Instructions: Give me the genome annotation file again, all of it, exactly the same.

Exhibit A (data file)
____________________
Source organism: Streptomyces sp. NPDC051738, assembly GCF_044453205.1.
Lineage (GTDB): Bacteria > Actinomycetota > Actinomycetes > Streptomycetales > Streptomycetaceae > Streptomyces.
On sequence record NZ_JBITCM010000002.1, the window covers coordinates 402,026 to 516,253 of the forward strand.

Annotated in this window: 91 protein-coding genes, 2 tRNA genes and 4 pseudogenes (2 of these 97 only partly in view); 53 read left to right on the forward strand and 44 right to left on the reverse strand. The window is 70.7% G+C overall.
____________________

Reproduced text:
Source organism: Streptomyces sp. NPDC051738, assembly GCF_044453205.1.
Lineage (GTDB): Bacteria > Actinomycetota > Actinomycetes > Streptomycetales > Streptomycetaceae > Streptomyces.
On sequence record NZ_JBITCM010000002.1, the window covers coordinates 402,026 to 516,253 of the forward strand.

Annotated in this window: 91 protein-coding genes, 2 tRNA genes and 4 pseudogenes (2 of these 97 only partly in view); 53 read left to right on the forward strand and 44 right to left on the reverse strand. The window is 70.7% G+C overall.